People draw different lessons from utopias collapse into wasteland, as a New York Times online debate shows:
This latter point deserves extended consideration. Sure, the Finkelmans of this world can just shrug the New London experience off as a glitch in the glorious creation of a brave new world. In Rope-a-Hope America, political groups, working hard, devise better ways than can free people to embrace progress and erect a clean, bright, shiny place to work and (if lucky) live.
But the problem with eminent domain used as a tool in development of grand plans (as opposed to limited projects for obviously useful things, like sewerage, roadways, power lines, etc.) is that those grand plans are always speculative. Field of Dreams provides no justification for government confiscation. If you build it, it doesnt necessarily mean they will come.
And now Pfizer is packing up, tarnishing the savvy of political hacks in cushy offices planning our future world.
The lesson to draw is not mere skepticism and doubt. Go all the way to incredulity. Redistributionist liberalism is not noble; its not even civil. Take from some and give to others and of course those others will praise the taking. But the some from whom much is taken — and that includes not merely the owners of confiscated property, but also the taxpayers whose money was used to buy off that confiscated property — are not made better off.
This isnt quantum mechanics. Its not that hard to understand. And if some eminent domain development projects have worked, not much has been proved, since the common judgment of working restricts the view only to the obvious consequences: the new project. It doesnt address the lives adversely affected (the expropriated, the forced-off) or the lives impoverished via the taxes. The idea in any con game, of course, is to shift our attention away from the trickery.
But tricking citizens isnt easy. Where voters have the right to intiative and referendum, they have blocked many a grandiose scheme.
The Kelo/New London debacle will increase public opposition to political overreach. Knowledge has a way of increasing voter skepticism.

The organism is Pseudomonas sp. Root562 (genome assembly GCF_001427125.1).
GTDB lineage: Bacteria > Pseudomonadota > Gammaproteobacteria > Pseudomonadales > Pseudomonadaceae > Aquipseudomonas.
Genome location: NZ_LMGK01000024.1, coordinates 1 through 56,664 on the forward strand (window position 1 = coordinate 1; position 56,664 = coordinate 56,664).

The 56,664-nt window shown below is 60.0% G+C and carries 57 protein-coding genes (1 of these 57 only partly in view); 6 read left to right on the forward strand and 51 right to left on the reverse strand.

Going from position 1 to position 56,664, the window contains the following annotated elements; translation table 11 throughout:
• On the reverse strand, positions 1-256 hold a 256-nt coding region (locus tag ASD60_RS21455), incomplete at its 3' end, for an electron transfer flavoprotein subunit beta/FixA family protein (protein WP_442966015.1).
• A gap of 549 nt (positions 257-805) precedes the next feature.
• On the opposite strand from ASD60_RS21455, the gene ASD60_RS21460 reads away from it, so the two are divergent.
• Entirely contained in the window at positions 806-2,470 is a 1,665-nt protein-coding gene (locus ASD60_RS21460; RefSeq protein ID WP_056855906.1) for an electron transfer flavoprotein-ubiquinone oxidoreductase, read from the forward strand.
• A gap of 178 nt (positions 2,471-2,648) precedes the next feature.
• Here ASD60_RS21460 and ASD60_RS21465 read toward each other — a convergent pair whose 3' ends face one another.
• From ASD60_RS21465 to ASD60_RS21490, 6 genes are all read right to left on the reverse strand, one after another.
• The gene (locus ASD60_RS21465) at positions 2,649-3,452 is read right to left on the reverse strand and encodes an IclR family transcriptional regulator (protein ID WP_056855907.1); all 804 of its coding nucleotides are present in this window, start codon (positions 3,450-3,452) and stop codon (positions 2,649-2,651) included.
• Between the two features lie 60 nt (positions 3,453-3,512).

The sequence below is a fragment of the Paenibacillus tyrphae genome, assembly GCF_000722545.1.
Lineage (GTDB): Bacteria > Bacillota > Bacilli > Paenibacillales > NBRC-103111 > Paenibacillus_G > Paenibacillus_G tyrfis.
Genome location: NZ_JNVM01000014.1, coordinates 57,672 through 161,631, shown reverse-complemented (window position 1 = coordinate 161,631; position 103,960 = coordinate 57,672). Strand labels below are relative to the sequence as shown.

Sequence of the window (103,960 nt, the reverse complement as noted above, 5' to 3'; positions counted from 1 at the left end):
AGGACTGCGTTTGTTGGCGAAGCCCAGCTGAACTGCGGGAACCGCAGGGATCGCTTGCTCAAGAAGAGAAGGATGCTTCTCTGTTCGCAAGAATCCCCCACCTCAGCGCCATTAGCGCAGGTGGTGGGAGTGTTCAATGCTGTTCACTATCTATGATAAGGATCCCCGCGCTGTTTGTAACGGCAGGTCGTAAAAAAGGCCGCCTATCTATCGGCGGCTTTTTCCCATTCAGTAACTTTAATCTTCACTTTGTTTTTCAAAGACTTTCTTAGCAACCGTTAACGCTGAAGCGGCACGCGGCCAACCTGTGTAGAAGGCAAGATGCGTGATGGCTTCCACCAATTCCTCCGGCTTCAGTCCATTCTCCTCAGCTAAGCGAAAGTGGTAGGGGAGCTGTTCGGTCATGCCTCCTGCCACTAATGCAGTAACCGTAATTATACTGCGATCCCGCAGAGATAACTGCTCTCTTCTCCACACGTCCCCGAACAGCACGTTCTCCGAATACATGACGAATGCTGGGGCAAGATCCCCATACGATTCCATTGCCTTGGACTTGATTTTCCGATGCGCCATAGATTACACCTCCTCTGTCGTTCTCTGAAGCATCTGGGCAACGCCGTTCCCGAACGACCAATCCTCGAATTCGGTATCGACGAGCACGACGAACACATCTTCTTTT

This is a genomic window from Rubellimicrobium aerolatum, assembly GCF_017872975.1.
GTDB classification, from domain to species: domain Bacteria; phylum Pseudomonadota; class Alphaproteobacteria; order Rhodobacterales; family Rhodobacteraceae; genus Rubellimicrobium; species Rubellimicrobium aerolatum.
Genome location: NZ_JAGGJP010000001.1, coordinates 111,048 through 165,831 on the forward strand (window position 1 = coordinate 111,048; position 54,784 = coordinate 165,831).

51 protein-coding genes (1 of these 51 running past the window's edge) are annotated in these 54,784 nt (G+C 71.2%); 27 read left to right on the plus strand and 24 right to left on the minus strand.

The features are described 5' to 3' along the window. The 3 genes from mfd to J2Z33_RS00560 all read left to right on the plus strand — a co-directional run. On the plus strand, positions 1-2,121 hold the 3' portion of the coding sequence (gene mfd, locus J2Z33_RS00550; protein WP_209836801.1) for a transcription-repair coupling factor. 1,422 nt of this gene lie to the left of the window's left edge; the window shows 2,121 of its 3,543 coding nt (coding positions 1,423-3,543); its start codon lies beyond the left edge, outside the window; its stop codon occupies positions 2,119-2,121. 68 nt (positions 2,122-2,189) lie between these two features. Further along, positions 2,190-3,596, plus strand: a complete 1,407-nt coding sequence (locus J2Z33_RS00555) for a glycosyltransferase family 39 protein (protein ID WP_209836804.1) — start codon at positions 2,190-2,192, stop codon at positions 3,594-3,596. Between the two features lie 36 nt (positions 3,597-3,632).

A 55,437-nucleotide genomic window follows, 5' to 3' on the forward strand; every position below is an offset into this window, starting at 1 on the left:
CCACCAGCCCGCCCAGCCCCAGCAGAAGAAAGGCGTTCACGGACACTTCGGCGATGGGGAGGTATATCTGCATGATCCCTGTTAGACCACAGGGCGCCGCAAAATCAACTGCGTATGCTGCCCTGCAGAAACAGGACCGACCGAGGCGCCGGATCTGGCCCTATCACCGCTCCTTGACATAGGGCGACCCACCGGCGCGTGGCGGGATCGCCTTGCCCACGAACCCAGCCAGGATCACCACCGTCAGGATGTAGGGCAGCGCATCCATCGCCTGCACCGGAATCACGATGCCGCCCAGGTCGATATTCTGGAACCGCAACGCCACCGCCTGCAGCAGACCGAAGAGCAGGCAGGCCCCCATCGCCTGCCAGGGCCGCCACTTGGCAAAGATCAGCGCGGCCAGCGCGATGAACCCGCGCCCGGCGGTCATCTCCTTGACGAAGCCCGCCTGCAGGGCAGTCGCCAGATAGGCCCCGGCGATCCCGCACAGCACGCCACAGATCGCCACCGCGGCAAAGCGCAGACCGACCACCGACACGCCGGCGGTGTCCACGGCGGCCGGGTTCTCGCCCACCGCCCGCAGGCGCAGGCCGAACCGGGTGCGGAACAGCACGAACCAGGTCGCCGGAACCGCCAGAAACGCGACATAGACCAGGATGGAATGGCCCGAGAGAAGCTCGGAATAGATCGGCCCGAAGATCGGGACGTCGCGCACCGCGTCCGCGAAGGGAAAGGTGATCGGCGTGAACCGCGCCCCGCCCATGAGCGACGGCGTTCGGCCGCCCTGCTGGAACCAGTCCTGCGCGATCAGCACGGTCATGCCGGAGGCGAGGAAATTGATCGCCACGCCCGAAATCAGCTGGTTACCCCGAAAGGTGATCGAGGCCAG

This advance in common sense now reaches into the health care debate. A recent Gallup Poll shows that a majority of Americans now believe that it is no business of the federal government to force the utopian notion of universal health care onto the American people.
This is a recent change. A few years ago, when Gallup began tracking this ideological question, 59 percent of Americans favored federal government action on it. By 2007, 69 percent were all for a major, government solution to the problem.
Now, only 47 percent favor this.
Democrats took control and began floating actual proposals, thats what. And Americans could then see what such programs would be in actuality. Glorious fantasy quickly curdles into dubious reality.
Less freedom. Higher costs. Fewer services.
Further, the feel of the whole issue morphed, away from hope through medicine and towards the despair inevitably induced by bureaucracy.
The Democrats in Washington, like those in New London, seem well-intentioned enough. Movers and shakers all, they merely want to get things done. But all they possess to do good are the rather crude instruments of their profession: strong-arm politics and bureaucracy and the barrel of a gun.
So of course Americans begin turning against that reality. Wed rather make do with the government-controlled health care we suffer from today than endure even more coercive bureaucracy and good intentions.
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